But I think that they have not understood why this movement would form and, after it formed, what kind of effects this would have on the minds or the consideration of Taiwanese. This may be something that they can’t understand or have no way to control.

I don’t think they have any way to address this. They still use older methods to try and address Taiwan. For example, they continue to use United Front means, and they try to provide things for young people, such as raising salaries or conducting youth exchanges. I think it’s a cycle. But for China, leaning on these methods can’t achieve what they want to with regards to influencing Taiwanese people.

Brian Hioe:  Do you think that there ever could be a social movement like the Sunflower Movement in the future in Taiwan?

Ho Beng-Ho:  I hope not! [Laughs] Because the Sunflower Movement was a perfect storm. There were too many things which should not have happened which led to it, and it accumulated too many of our grievances for it to happen. 

I hope that Taiwan doesn’t have this future, in which there are so many grievances and for so many things which not happen do happen. I also hope that, in the future, governments will consider keep the movement in mind. For this to be a lesson for governments is also a good thing. I hope that they learn will from this so that this doesn’t happen again.

Photo credit: billy1125/Flickr/CC

Brian Hioe:  Lastly, do you think that the Sunflower Movement can influence the international world? Or international social movements?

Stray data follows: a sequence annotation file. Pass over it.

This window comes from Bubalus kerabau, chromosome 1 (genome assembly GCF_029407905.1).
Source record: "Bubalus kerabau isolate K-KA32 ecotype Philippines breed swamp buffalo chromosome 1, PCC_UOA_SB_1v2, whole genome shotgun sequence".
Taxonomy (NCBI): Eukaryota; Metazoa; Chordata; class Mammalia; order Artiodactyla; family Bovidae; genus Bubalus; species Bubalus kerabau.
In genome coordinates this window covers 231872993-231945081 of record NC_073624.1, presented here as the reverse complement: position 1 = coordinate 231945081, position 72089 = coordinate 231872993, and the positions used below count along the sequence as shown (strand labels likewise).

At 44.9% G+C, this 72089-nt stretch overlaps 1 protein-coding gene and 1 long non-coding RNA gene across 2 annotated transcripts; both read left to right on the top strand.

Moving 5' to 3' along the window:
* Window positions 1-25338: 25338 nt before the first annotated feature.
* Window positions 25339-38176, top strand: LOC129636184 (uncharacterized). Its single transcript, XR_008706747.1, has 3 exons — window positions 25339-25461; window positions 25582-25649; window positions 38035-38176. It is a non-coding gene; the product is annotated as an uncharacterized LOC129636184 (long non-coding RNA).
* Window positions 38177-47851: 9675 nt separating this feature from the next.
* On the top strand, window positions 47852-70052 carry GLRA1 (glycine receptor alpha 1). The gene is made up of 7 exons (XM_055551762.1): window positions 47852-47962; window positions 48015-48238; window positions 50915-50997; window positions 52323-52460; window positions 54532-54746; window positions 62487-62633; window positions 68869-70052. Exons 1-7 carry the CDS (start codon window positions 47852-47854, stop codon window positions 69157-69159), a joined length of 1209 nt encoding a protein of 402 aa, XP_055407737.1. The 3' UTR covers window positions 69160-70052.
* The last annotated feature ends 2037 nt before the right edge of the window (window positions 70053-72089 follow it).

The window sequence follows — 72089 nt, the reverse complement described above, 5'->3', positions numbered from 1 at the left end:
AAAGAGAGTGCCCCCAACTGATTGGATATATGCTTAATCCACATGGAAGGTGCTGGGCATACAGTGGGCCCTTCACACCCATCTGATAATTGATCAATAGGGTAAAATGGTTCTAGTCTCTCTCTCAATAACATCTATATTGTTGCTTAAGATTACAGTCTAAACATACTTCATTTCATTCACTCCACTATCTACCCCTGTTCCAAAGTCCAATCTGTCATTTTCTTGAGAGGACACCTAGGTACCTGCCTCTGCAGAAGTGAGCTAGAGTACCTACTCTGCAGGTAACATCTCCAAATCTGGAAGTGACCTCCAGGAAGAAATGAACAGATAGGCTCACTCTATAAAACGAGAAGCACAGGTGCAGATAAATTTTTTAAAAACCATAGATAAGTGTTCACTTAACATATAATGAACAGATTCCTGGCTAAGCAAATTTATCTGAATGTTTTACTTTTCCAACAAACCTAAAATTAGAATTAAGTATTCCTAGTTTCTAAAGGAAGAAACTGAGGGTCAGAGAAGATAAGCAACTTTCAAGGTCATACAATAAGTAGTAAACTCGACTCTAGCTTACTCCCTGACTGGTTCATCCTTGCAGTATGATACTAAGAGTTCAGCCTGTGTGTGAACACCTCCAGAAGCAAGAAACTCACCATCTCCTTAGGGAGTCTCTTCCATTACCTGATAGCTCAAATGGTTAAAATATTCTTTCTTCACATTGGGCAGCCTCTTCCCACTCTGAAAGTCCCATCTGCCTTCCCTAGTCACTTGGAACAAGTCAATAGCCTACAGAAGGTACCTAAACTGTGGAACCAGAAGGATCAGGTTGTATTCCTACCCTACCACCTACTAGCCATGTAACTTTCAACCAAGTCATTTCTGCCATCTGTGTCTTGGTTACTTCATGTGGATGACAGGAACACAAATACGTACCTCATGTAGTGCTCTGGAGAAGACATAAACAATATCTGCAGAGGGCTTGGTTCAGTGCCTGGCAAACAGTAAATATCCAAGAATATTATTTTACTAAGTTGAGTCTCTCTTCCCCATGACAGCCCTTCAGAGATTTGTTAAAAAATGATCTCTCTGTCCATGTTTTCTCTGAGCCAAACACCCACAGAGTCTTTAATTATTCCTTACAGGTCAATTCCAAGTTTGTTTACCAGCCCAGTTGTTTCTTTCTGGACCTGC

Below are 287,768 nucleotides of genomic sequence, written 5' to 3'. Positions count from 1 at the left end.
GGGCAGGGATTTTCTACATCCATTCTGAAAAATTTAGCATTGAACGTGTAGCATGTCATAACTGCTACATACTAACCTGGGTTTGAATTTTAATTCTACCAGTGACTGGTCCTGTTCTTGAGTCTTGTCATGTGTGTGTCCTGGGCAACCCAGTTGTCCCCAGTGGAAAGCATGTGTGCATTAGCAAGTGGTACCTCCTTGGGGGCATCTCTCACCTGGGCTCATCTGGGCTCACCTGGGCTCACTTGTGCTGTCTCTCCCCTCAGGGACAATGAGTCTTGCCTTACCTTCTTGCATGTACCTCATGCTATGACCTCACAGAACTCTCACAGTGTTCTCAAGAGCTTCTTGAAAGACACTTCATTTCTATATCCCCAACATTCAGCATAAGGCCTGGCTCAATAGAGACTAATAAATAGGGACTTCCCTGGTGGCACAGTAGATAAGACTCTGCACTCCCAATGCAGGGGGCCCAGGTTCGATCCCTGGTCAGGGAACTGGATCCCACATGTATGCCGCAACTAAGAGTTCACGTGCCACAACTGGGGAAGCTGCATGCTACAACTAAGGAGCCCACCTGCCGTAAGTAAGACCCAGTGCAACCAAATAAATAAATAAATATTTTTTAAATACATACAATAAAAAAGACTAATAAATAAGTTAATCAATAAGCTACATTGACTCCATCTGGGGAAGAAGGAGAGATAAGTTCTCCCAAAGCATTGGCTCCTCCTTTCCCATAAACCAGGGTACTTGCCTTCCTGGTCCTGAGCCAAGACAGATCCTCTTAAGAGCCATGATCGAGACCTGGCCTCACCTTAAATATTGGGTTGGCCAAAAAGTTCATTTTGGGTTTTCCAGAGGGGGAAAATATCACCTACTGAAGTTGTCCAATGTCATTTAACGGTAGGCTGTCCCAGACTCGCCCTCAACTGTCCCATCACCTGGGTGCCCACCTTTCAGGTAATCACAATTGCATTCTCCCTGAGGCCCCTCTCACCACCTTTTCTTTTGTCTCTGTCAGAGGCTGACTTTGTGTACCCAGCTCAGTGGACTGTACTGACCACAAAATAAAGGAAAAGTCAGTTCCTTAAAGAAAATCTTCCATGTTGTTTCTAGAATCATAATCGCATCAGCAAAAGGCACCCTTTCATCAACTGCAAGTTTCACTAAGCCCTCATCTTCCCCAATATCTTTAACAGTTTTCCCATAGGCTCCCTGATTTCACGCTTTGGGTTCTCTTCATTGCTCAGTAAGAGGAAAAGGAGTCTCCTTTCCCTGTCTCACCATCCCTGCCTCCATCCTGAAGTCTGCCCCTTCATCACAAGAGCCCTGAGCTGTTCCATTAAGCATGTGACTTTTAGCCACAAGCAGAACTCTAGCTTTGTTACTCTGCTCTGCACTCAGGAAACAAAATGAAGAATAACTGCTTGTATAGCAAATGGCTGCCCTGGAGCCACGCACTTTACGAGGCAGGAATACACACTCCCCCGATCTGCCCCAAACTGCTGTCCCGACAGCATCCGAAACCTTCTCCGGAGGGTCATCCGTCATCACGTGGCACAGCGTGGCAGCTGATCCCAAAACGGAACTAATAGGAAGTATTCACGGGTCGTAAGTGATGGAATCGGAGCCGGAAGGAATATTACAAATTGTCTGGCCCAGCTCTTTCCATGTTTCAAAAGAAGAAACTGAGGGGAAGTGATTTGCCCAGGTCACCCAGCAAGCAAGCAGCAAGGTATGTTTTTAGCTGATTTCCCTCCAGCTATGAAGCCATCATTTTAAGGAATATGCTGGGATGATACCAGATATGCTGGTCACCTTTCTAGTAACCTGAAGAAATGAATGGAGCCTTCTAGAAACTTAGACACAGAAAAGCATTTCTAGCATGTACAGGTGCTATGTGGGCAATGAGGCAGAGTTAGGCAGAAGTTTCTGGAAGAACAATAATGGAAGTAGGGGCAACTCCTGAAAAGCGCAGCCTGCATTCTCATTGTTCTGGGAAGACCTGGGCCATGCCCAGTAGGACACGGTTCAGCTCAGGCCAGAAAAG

Ho Beng-Ho:  If we’re talking about social movements, I’m not sure. Whether independence movements or separatist movements or political advocacy, to my understanding, many international social movements are more progressive or take more drastic action than takes place in Taiwan.

Like what you asked regarding decision makers during the Sunflower Movement, I don’t think that they necessarily understood the meaning of these actions. A country’s legislature was occupied by students. To put it straightforwardly, this can tell everyone that we don’t believe in this legislature. And if we don’t believe in this government, then this government system has issues. The most system-based method may be to dissolve the legislature. And because everyone opposes what these legislators decided and charged into the Legislative Yuan, having reelections could take place.